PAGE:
Tech company Adobe have been fined $1 million by 15 U.S. states because the massive data breach that occurred in 2013, which compromised the information of 38 million users, and the company failed by not having the necessary security measures in order to prevent the cyber strike, in which the hackers managed to get into a server where Adobe kept data as names, addresses, email addresses, usernames, passwords, telephone numbers and encrypted payment card numbers with its expiration dates.
Adobe Is Now Forced To Review Its Internal Security Policies
According to Digital Trends, around 500,000 people in the 15 states will receive the money as part of the agreement that it was reached with the company. The states are Vermont, Arkansas, Oregon, Connecticut, Pennsylvania, North Carolina, Illinois, Mississippi, Kentucky, Maryland, Ohio, Massachusetts, Minnesota, Indiana and Missouri. These states agreed that Adobe didn't care about their interests since it failed to prevent this situation to happen and detect the cyber strike in a timely fashion.
Another huge setback for Adobe is that it will have to review its internal security policies twice per year and give them the necessary maintenance in order to prevent any similar cyber strike in the future. Also, the company will have to implement some additional security measures , to protect important user information as the credit card data.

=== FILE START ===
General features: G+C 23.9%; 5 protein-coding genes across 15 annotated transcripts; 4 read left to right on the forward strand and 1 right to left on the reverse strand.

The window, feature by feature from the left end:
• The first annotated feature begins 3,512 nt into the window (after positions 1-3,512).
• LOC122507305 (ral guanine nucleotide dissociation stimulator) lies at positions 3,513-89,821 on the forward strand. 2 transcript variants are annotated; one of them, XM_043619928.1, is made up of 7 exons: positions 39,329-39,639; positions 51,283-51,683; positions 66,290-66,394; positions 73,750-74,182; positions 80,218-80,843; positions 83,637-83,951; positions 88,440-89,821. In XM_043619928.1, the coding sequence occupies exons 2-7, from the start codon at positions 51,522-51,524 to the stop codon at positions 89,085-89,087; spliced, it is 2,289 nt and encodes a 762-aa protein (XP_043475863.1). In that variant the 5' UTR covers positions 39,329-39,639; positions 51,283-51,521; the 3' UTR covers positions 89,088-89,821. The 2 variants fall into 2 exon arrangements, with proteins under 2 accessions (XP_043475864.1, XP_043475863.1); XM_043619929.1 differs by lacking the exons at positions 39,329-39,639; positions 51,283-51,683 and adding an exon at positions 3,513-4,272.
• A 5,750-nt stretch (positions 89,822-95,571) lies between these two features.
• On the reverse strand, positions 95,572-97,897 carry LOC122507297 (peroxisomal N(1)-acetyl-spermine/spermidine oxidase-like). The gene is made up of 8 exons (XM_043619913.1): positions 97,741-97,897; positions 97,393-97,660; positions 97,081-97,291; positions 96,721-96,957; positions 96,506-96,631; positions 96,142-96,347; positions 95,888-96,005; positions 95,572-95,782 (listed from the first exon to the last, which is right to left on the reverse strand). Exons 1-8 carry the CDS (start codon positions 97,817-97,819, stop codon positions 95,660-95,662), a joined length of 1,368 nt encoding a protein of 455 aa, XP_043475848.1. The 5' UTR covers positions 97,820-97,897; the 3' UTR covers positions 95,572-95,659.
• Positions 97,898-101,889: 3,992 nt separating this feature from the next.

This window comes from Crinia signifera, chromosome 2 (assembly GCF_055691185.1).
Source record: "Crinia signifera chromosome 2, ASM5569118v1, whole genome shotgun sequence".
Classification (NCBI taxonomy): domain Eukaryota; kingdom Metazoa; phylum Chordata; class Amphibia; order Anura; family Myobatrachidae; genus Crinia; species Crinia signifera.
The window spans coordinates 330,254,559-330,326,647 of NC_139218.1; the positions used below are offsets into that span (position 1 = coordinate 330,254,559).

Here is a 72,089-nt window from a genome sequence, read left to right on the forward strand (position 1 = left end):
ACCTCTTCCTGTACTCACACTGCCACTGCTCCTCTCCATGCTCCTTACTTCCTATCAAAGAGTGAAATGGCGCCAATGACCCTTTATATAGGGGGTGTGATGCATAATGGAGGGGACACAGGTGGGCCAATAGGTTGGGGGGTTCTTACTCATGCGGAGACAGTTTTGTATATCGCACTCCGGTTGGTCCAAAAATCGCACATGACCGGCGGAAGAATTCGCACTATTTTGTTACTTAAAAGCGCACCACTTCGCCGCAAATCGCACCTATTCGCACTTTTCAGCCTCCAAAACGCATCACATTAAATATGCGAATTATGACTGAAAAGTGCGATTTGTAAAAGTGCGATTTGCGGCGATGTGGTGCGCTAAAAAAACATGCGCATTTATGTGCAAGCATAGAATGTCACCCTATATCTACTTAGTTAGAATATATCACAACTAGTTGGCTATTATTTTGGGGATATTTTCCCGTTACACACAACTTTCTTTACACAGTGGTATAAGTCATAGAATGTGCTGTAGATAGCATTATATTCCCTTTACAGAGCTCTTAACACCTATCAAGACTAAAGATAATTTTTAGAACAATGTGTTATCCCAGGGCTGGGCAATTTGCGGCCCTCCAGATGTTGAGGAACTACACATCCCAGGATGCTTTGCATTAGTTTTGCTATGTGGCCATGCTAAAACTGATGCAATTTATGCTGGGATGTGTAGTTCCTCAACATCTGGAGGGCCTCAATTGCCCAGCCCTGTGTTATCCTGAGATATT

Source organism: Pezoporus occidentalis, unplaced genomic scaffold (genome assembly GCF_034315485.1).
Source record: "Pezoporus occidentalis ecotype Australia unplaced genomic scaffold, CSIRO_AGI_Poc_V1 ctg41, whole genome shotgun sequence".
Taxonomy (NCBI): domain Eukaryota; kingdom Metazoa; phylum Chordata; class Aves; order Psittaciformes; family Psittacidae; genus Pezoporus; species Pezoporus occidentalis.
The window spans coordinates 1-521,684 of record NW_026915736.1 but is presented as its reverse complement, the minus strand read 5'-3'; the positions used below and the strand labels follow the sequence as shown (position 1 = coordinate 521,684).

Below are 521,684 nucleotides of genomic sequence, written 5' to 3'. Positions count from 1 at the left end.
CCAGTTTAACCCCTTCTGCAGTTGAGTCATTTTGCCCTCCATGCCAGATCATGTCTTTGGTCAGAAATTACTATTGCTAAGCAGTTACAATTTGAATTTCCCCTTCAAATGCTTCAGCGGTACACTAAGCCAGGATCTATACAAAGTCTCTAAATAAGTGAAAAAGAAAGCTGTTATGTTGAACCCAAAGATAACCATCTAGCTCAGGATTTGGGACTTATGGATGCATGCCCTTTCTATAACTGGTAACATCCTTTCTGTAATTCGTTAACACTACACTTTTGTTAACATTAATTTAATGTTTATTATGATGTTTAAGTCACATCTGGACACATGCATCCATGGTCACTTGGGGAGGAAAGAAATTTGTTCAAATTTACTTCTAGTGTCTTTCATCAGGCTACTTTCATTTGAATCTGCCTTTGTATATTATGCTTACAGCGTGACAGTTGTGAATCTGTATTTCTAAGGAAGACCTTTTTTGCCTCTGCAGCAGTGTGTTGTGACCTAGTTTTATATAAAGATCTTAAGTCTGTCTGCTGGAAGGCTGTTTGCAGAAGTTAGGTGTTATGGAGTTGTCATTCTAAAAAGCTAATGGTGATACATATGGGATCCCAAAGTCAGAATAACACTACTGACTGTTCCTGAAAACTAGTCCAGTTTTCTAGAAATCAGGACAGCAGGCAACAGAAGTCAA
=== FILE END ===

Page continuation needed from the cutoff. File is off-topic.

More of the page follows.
This Is Not The First Time Adobe Face A Situation Of This Kind
According to ItProPortal, the attorney general of Massachusetts, Maura Healey, explained that the servers hacked contained the personal data of 552,000 residents of the 15 states. She added that anyone who entrusts a company with their information should have that trust protected and respected, claiming that the fact that Adobe compromised its user's data is something unacceptable.
By his part, North Carolina Attorney, General Roy Cooper, explained that private corporations and the government must do a higher effort in order to protect the customer information. Adobe faced a similar situation previously in California, in which it has to pay an undisclosed amount and $1.1 in legal fees.